ANGNAM-STYLE Golf? Or just another Korean Corolla? This is the question hanging in the chilly air as the new Hyundai i30 noses into the heavy traffic of the style-conscious district of Seoul immortalised by Psy in his 2012 K-pop megahit. It’s a busy winter weekday afternoon in Gangnam as we leave the hotel.
South Korea’s capital is a bona-fide megacity, packing more than Australia’s entire population – 25 million – into its metropolitan area. So it takes some time to escape the sprawl. But Seoul traffic isn’t the natural environment of the new i30.
This third generation of the popular five-door hatch was deliberately designed to seduce buyers in Germany, France, Italy and the UK. Hyundai aims to be the best-selling Asian car brand in Europe by 2020, and the new i30 must play an outsized role in this ambitious plan.
The car was designed at the Korean company’s European tech centre in Rüsselsheim, the German city that’s also home to Opel. According to Hyundai’s chief design officer Peter Schreyer, the objective was to make the i30 a car with a strong visual identity.
“I don’t think in a graduation like ‘How European do I make it?’ This is not my way of thinking,” he said at the initial reveal of the i30 in Frankfurt last September.
So the exterior of the new i30 is a calculated piece of design. It’s not obviously Asian, like the vast majority of models in Hyundai’s back catalogue. But nor is it a try-hard effort to appear overtly European. Just as Schreyer intended, it’s simply a rather attractive small hatch that won’t be mistaken for something made by someone else.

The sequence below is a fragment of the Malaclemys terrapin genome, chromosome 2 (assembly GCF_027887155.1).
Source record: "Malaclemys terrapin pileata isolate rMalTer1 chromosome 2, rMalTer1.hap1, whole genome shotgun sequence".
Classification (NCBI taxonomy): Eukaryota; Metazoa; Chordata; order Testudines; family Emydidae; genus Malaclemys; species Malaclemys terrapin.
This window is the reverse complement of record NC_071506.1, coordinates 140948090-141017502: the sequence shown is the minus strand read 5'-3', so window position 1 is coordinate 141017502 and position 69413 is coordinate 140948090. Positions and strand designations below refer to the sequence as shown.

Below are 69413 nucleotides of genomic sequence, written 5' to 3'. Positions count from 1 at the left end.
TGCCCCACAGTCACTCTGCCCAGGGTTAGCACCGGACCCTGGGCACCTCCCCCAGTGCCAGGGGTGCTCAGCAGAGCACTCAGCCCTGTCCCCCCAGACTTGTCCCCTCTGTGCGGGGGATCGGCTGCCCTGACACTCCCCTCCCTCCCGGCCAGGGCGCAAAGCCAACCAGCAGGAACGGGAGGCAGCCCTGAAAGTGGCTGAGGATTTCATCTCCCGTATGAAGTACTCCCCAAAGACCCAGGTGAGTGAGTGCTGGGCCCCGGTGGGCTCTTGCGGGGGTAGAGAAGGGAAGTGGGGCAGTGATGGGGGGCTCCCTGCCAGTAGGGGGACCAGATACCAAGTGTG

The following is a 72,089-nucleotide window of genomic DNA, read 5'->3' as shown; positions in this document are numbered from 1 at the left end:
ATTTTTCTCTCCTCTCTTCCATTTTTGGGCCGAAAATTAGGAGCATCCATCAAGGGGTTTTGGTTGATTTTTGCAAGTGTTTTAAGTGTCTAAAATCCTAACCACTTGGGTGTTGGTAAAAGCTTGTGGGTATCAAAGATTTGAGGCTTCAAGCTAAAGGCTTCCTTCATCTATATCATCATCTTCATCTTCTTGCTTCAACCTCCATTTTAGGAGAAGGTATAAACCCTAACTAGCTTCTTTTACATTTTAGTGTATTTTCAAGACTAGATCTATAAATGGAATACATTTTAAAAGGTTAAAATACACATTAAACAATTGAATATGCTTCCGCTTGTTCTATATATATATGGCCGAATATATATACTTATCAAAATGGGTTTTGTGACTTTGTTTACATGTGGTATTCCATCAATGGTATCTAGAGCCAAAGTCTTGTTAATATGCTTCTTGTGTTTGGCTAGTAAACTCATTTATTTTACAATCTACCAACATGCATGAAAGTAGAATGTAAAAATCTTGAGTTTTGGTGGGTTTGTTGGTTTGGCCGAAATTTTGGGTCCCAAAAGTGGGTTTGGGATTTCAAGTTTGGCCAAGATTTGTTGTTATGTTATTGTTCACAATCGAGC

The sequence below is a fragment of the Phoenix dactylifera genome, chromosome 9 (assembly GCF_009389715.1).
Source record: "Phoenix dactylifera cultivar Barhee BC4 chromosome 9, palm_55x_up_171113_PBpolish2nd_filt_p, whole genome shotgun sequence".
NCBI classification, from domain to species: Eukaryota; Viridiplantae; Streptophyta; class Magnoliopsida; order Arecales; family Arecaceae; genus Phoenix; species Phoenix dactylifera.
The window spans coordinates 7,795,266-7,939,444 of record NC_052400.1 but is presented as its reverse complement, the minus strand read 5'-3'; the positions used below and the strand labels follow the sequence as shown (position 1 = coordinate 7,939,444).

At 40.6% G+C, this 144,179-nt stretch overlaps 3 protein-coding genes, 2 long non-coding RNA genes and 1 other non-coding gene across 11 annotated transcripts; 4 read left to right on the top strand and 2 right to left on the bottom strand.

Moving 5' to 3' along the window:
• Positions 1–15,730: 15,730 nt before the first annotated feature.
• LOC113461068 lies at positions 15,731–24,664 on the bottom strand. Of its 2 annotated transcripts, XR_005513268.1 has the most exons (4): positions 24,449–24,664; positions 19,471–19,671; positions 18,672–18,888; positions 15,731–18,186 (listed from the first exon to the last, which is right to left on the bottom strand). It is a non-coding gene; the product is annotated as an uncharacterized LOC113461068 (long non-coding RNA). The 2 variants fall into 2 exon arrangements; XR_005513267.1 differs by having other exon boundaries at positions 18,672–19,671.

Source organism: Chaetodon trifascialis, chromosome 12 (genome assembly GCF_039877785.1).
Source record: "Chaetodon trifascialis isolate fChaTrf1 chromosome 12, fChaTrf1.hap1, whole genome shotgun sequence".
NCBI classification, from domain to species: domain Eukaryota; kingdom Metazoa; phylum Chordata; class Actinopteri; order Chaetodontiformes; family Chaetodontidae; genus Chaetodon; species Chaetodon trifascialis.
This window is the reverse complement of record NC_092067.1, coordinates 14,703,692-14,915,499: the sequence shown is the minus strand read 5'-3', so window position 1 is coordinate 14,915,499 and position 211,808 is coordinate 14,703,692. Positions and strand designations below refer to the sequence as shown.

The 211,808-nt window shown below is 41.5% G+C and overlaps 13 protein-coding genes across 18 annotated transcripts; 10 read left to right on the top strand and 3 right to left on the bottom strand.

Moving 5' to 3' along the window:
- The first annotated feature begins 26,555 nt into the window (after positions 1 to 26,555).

In contrast, Hyundai’s engineers did want an overtly European flavour. Yu Chan Yang, the i30 program engineering boss, says the Volkswagen Golf was an important benchmark for key attributes. Though he looks like he graduated from university the day before yesterday, Yang tells me he’s 40 and has worked on all three i30 generations.
Though the new PD i30 shares its wheelbase with the GD i30 it replaces, the body structure is a complete re-do. It’s made from fewer stampings and contains much more high-strength steel. There’s also a more direct steering rack with only 2.6 turns lock-to-lock.
While Hyundai’s decision to produce the new i30 with both torsion beam and multi-link rear suspensions
mimics Volkswagen, the drivetrain line-up isn’t totally turbo like the Golf. At least not in Australia.
The least costly model grades will come with a nonturbo, direct-injection four with more power and torque than the current base-model engine. With 120kW and 203Nm, the 2.0 GDi almost exactly matches the current sporty SR engine. And there will be a choice of manual, or conventional automatic transmissions, both sixspeeders, with this engine.